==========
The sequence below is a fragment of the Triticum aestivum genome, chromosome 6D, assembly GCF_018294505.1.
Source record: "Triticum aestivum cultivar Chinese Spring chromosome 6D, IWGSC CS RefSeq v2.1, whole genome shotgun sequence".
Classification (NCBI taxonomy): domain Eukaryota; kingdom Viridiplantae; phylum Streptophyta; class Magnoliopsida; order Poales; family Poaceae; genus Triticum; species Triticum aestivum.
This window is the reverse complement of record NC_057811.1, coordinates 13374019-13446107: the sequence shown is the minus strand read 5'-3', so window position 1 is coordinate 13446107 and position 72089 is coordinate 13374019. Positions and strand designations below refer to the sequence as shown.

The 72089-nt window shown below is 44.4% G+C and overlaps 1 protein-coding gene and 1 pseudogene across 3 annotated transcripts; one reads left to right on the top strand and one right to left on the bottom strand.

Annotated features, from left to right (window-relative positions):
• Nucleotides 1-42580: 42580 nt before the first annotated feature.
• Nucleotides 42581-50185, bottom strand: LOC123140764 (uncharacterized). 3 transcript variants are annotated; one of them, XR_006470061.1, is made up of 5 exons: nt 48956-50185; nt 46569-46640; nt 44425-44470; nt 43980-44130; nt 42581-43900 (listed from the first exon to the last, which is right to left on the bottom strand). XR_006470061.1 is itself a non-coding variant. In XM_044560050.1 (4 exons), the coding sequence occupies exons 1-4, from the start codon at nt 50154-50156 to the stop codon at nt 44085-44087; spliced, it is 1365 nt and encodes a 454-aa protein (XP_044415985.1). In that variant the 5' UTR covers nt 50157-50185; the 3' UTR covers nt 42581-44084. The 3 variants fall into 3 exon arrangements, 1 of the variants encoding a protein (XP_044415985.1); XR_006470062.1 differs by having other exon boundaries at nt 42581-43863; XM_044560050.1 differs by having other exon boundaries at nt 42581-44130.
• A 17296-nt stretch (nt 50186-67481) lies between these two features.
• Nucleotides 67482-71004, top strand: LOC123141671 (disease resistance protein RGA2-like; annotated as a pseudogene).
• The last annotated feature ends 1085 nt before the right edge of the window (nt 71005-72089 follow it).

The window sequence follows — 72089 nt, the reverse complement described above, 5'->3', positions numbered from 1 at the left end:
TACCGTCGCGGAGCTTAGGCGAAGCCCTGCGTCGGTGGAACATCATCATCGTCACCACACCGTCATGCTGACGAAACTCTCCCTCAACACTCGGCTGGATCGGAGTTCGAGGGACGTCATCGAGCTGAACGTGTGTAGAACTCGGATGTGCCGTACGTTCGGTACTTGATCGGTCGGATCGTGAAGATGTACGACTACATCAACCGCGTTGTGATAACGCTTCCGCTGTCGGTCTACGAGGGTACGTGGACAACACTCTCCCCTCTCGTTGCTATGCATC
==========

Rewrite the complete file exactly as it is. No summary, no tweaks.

The sequence below is a fragment of the Triticum aestivum genome, chromosome 6D, assembly GCF_018294505.1.
Source record: "Triticum aestivum cultivar Chinese Spring chromosome 6D, IWGSC CS RefSeq v2.1, whole genome shotgun sequence".
Classification (NCBI taxonomy): domain Eukaryota; kingdom Viridiplantae; phylum Streptophyta; class Magnoliopsida; order Poales; family Poaceae; genus Triticum; species Triticum aestivum.
This window is the reverse complement of record NC_057811.1, coordinates 13374019-13446107: the sequence shown is the minus strand read 5'-3', so window position 1 is coordinate 13446107 and position 72089 is coordinate 13374019. Positions and strand designations below refer to the sequence as shown.

The 72089-nt window shown below is 44.4% G+C and overlaps 1 protein-coding gene and 1 pseudogene across 3 annotated transcripts; one reads left to right on the top strand and one right to left on the bottom strand.

Annotated features, from left to right (window-relative positions):
• Nucleotides 1-42580: 42580 nt before the first annotated feature.
• Nucleotides 42581-50185, bottom strand: LOC123140764 (uncharacterized). 3 transcript variants are annotated; one of them, XR_006470061.1, is made up of 5 exons: nt 48956-50185; nt 46569-46640; nt 44425-44470; nt 43980-44130; nt 42581-43900 (listed from the first exon to the last, which is right to left on the bottom strand). XR_006470061.1 is itself a non-coding variant. In XM_044560050.1 (4 exons), the coding sequence occupies exons 1-4, from the start codon at nt 50154-50156 to the stop codon at nt 44085-44087; spliced, it is 1365 nt and encodes a 454-aa protein (XP_044415985.1). In that variant the 5' UTR covers nt 50157-50185; the 3' UTR covers nt 42581-44084. The 3 variants fall into 3 exon arrangements, 1 of the variants encoding a protein (XP_044415985.1); XR_006470062.1 differs by having other exon boundaries at nt 42581-43863; XM_044560050.1 differs by having other exon boundaries at nt 42581-44130.
• A 17296-nt stretch (nt 50186-67481) lies between these two features.
• Nucleotides 67482-71004, top strand: LOC123141671 (disease resistance protein RGA2-like; annotated as a pseudogene).
• The last annotated feature ends 1085 nt before the right edge of the window (nt 71005-72089 follow it).

The window sequence follows — 72089 nt, the reverse complement described above, 5'->3', positions numbered from 1 at the left end:
TACCGTCGCGGAGCTTAGGCGAAGCCCTGCGTCGGTGGAACATCATCATCGTCACCACACCGTCATGCTGACGAAACTCTCCCTCAACACTCGGCTGGATCGGAGTTCGAGGGACGTCATCGAGCTGAACGTGTGTAGAACTCGGATGTGCCGTACGTTCGGTACTTGATCGGTCGGATCGTGAAGATGTACGACTACATCAACCGCGTTGTGATAACGCTTCCGCTGTCGGTCTACGAGGGTACGTGGACAACACTCTCCCCTCTCGTTGCTATGCATC